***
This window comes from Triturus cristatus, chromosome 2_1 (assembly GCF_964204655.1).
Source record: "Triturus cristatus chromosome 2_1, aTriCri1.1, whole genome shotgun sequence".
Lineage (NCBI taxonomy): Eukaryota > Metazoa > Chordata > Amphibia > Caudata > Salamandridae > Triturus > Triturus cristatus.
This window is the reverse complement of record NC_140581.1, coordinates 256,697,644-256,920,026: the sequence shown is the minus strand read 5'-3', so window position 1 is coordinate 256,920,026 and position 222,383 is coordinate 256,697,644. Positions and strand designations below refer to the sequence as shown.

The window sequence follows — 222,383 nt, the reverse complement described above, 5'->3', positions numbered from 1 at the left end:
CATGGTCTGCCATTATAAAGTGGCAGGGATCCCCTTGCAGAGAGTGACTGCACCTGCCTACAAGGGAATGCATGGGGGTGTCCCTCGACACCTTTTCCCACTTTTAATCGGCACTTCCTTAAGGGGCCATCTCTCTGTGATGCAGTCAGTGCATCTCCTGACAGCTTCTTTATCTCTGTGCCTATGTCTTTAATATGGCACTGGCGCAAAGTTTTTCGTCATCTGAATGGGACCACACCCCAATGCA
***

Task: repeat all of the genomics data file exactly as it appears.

This window comes from Triturus cristatus, chromosome 2_1 (assembly GCF_964204655.1).
Source record: "Triturus cristatus chromosome 2_1, aTriCri1.1, whole genome shotgun sequence".
Lineage (NCBI taxonomy): Eukaryota > Metazoa > Chordata > Amphibia > Caudata > Salamandridae > Triturus > Triturus cristatus.
This window is the reverse complement of record NC_140581.1, coordinates 256,697,644-256,920,026: the sequence shown is the minus strand read 5'-3', so window position 1 is coordinate 256,920,026 and position 222,383 is coordinate 256,697,644. Positions and strand designations below refer to the sequence as shown.

The window sequence follows — 222,383 nt, the reverse complement described above, 5'->3', positions numbered from 1 at the left end:
CATGGTCTGCCATTATAAAGTGGCAGGGATCCCCTTGCAGAGAGTGACTGCACCTGCCTACAAGGGAATGCATGGGGGTGTCCCTCGACACCTTTTCCCACTTTTAATCGGCACTTCCTTAAGGGGCCATCTCTCTGTGATGCAGTCAGTGCATCTCCTGACAGCTTCTTTATCTCTGTGCCTATGTCTTTAATATGGCACTGGCGCAAAGTTTTTCGTCATCTGAATGGGACCACACCCCAATGCA